- For the pkg-ruby-extras team, which maintains most of the Ruby libraries and applications, the future is less clear. The team was already badly understaffed, and I feel that I should probably clean up its status by orphaning/removing the packages that are unmaintained otherwise. This won’t affect all the packages that the team maintains: some packages (like redmine) are actively maintained, and will stay.
- For me, it just means I will have more time for other things (possibly not Free Software-related). If things improve dramatically, I might also come back to Ruby packaging at some point.
Update: there’s also a number of interesting comments about this post on this site.
Update 2: First, thanks a lot for all the interesting comments. I will make some follow-up posts trying to summarize what was said. It seems that this post also triggered some reactions on ruby-core@, with Charles Olivier explaining the JRuby stdlib fork, and Yui Naruse clarifying that all questions are welcomed on ruby-core@. This is great, really.
December 25th, 2010 by lucas
(In short: bug fixed upstream, but affecting the version in Debian. Using the package from Ubuntu works.)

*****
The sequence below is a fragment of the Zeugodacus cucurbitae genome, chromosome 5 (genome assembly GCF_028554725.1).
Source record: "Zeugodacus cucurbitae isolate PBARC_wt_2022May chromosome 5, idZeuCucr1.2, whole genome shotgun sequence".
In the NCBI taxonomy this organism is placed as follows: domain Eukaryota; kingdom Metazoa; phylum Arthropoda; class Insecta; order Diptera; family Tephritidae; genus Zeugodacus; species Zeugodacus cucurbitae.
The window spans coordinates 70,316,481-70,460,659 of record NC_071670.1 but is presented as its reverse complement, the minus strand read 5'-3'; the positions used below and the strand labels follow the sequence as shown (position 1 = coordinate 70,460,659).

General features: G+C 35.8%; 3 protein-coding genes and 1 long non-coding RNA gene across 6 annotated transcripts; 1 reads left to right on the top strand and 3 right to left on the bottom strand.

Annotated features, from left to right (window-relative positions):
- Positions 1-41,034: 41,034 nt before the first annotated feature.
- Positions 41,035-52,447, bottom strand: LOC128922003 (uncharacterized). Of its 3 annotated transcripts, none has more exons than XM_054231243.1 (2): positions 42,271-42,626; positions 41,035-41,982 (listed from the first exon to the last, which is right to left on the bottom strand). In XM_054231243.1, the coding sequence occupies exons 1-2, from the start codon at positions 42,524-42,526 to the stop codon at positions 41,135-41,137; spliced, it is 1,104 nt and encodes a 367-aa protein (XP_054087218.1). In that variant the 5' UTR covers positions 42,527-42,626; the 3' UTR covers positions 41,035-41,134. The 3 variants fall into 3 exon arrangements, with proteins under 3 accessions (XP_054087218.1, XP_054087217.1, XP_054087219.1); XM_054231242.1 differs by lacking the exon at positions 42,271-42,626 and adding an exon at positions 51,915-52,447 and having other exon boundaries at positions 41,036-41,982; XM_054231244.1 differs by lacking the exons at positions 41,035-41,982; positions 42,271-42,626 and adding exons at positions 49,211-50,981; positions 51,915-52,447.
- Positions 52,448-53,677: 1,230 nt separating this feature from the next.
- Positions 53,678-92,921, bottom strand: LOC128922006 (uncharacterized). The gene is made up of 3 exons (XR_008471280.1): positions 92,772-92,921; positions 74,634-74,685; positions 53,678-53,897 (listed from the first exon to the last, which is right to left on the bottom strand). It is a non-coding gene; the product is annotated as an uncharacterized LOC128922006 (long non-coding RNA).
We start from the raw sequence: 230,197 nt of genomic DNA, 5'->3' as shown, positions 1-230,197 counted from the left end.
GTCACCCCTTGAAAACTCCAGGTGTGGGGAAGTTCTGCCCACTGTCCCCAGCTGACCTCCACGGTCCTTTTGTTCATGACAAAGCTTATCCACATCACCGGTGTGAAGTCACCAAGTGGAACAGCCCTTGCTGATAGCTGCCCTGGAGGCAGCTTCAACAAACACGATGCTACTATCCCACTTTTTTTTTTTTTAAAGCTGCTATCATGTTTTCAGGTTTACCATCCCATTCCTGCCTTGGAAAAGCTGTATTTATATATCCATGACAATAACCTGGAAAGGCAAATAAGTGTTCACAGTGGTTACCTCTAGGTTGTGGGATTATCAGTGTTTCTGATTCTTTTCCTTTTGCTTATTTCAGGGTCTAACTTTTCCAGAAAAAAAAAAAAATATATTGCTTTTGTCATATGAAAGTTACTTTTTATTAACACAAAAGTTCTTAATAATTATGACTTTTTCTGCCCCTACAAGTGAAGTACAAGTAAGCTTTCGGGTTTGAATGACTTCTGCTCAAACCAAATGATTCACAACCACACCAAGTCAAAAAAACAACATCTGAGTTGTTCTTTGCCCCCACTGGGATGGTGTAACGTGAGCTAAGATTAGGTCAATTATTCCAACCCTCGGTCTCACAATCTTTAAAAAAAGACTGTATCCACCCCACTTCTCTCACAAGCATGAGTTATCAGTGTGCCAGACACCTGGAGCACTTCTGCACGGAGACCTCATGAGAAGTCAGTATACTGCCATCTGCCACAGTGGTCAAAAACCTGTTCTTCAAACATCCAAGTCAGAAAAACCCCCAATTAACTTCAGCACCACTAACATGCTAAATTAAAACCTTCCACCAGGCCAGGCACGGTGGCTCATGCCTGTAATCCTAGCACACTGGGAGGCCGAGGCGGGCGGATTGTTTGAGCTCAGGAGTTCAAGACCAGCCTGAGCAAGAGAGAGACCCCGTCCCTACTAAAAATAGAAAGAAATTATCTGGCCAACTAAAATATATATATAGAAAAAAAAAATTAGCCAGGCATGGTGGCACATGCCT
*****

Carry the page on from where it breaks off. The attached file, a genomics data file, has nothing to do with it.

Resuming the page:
December 25th, 2010 by lucas
Seen on The Ruby Reflector (a blog aggregator for the Ruby community):
Under no circumstance should you install Ruby, Rubygems or any Ruby-related packages from apt-get. This system is out-dated and leads to major headaches. Avoid it for Ruby-related packages. We do Ruby, we know what’s best. Trust us.
It’s always nice to see people appreciate your work. :-)
December 12th, 2010 by lucas
- If you are running Debian squeeze or Debian unstable:
mpich2 1.3.1 is available in Debian experimental. Add experimental to your /etc/apt/sources.list, then
apt-get install mpich2/experimental
- If you are running Ubuntu natty:
mpich2 1.3.1 is available in the universe repository.
- If you are running Ubuntu lucid or Ubuntu maverick:
a backport has been requested, but they usually take some time to be processed. In the meantime, unofficial backports are available from http://people.debian.org/~lucas/mpich2/.
November 16th, 2010 by lucas
For the last few years, I’ve been a mostly happy customer of Sivit (now bought by Nerim). But recently, technical problems have become more frequent, and today, for the first time, a crash made me lose some data which was rather painful to restore from backups. Also, they are still stuck on with an ancient 2.6.16 kernel.
So, I’m looking into alternatives, and a promising one is Gandi hosting, based on virtual machines like Sivit.
- Would you recommend it for a mission-critical server?
- What’s your uptime? When was the last time your server had an unscheduled outage?
- When was the last time you lost data because of Gandi?
- What are the limits due to the Xen-based hosting? Can you run your own kernel (like the squeeze one)? Can you build additional modules (like tun)?